Having found some great evidence for earlier structures inside Willy Greens cowhouse we then moved on to a fascinating little cowhouse called Jordan Close near Angram. Again, with permission of the owner we unknotted what seemed like two metres of baler twine and pushed open the door into the cow byre. Almost immediately we spotted another reused cruck timber with a joint and carpenters marks on the underside of the door lintel. Spot the ancient box of matches shoved into the joint – we found a hook for hanging a paraffin lamp or horn lantern from just inside the door.
We then entered the byre area which has its original wooden boskins with a stone divider and hayracks. There was even a chain and rope remaining still attached to one of the rudsters where a cow would have been tied.
We finally crawled through the skelbuse into the haymew and looking up were greeted by the magnificent sight of a series of split, reused oak cruck blades in the roof forming parts of the triangular trusses. One even still had carpenters marks on it.
We now have to ask ourselves the same questions that we did when we explored Willy Greens cowhouse. Was there a timber cruck-built cowhouse here when it changed hands in 1688 as recorded in the Manorial Court Books, replaced at a later date but reusing some of the timber; or was the current stone cowhouse built pre-1688 using timber in its roof from a demolished cruck house nearby?
One of the questions we are hoping to answer during the project is when the first cowhouses appeared in Upper Swaledale. We’ve already found written evidence for cowhouses built in meadows from 1686 to 1701 in the Muker & Healaugh Manorial Court Books . Yesterday we went out with Sue Wrathmell, our historic building specialist for the project and with the kind permission of the owners explored two of the earliest cowhouses that we found in those Court Books, Willy Greens and Jordan Close.
Willy Greens was the first building we looked round. We have recorded the memories of Billy Hutchinson who milked cows there with his father:
“Well, they’d be in in September and they’d be right in I would think until first of June …we had to milk them by hand of course in the early stages, and then we got a milking machine and that made life easier …[so you milked the cows in the stalls, tied up?]…yes, tied up all the time…milked them just once a day. We had water bowls in…for the milk cows anyway. The other ones, the young stock had to go to the beck round about.”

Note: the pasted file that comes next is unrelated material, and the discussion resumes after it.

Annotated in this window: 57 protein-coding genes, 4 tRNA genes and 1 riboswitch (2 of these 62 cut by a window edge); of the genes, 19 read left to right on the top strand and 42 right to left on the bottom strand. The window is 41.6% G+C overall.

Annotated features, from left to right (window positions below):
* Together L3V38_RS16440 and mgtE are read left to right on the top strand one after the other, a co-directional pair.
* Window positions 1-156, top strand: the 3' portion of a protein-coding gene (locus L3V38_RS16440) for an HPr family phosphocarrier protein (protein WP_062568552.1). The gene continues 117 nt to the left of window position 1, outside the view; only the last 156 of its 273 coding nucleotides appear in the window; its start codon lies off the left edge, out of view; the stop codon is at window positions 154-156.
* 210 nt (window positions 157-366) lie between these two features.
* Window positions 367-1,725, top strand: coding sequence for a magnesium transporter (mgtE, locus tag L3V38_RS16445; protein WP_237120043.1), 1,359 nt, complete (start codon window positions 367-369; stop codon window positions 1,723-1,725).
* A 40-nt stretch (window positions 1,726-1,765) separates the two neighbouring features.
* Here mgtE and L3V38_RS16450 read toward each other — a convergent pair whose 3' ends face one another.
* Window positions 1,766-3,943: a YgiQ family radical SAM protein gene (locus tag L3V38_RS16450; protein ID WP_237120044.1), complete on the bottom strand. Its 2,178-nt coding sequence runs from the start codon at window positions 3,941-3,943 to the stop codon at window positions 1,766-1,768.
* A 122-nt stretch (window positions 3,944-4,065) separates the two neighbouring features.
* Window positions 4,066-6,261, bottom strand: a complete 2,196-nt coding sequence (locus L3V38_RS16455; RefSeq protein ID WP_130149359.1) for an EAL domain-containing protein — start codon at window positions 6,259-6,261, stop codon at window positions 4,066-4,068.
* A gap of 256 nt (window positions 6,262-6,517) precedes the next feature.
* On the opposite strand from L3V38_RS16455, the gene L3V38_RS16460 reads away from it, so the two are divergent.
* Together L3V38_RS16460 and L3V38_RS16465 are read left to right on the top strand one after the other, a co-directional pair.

Bill (Billy) Hutchinson (81) formerly Cathole Inn & Keld Green
It was therefore fascinating to go inside the building and see how the Hutchinsons had made improvements to the milking area, concrete boskins, whitewashed walls and the baulks above boarded out.
The building itself seemed to fit the mid-eighteenth date given in our Historic Environment Record, the evidence for a raised roof mentioned in the original survey is probably evidence of a replacement roof being added at some point later in its life, and not a sign that there was an earlier thatched roof. The building sits on a massive stone plinth which might be evidence for an earlier cowhouse on the site (the one recorded in the Court Book dates to 1696). However, even more interesting was the piece of timber used as a lintel over the forking hole. With the use of a strong torch we discovered that it had a joint cut into it and even more exciting, it had carpenter’s marks. This means that it was a piece of wood reused from a much older timber-framed building, probably medieval or Tudor, a time when timber was plentiful and people were able to use huge pieces to construct buildings with. The timber frame was assembled off site, marked up, disassembled, taken onto the building site and reassembled using the marks as a guide.
The question is, did this timber come from the cowhouse recorded as being there in 1696, a timber-framed one, which was then demolished and rebuilt in its current stone form during the eighteenth century?
Or is the building we see today actually late seventeenth century and built using timber parts from a much older house nearby? The seventeenth century is known as the period of the Great Rebuild – all over the Yorkshire Dales timber cruck-framed houses were torn down and rebuilt in stone. The timber from the cruck-frames was often reused in the roofs of these houses, by that time big bits of timber were too precious to be simply discarded.
So many questions! We then moved on to look at Jordan Close – see the next blog post…